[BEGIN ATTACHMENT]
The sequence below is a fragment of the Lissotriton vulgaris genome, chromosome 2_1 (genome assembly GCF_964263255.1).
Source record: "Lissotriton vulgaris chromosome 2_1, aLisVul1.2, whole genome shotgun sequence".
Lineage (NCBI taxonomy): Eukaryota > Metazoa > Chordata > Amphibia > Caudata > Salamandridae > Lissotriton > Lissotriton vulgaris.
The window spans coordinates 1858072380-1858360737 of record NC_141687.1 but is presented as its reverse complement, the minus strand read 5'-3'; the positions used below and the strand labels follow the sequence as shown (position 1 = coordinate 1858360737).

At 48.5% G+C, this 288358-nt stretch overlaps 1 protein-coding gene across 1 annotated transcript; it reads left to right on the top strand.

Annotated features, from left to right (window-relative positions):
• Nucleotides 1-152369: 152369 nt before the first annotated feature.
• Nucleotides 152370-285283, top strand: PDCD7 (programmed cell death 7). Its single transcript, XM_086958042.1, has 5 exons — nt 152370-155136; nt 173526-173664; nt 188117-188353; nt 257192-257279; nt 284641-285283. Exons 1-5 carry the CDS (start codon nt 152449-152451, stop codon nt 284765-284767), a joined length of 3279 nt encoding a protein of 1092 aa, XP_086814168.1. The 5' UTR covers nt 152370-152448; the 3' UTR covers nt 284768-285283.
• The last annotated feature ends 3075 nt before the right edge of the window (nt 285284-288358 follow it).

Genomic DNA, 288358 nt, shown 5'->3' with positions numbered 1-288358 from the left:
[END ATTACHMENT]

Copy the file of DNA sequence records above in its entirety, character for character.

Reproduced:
The sequence below is a fragment of the Lissotriton vulgaris genome, chromosome 2_1 (genome assembly GCF_964263255.1).
Source record: "Lissotriton vulgaris chromosome 2_1, aLisVul1.2, whole genome shotgun sequence".
Lineage (NCBI taxonomy): Eukaryota > Metazoa > Chordata > Amphibia > Caudata > Salamandridae > Lissotriton > Lissotriton vulgaris.
The window spans coordinates 1858072380-1858360737 of record NC_141687.1 but is presented as its reverse complement, the minus strand read 5'-3'; the positions used below and the strand labels follow the sequence as shown (position 1 = coordinate 1858360737).

At 48.5% G+C, this 288358-nt stretch overlaps 1 protein-coding gene across 1 annotated transcript; it reads left to right on the top strand.

Annotated features, from left to right (window-relative positions):
• Nucleotides 1-152369: 152369 nt before the first annotated feature.
• Nucleotides 152370-285283, top strand: PDCD7 (programmed cell death 7). Its single transcript, XM_086958042.1, has 5 exons — nt 152370-155136; nt 173526-173664; nt 188117-188353; nt 257192-257279; nt 284641-285283. Exons 1-5 carry the CDS (start codon nt 152449-152451, stop codon nt 284765-284767), a joined length of 3279 nt encoding a protein of 1092 aa, XP_086814168.1. The 5' UTR covers nt 152370-152448; the 3' UTR covers nt 284768-285283.
• The last annotated feature ends 3075 nt before the right edge of the window (nt 285284-288358 follow it).

Genomic DNA, 288358 nt, shown 5'->3' with positions numbered 1-288358 from the left: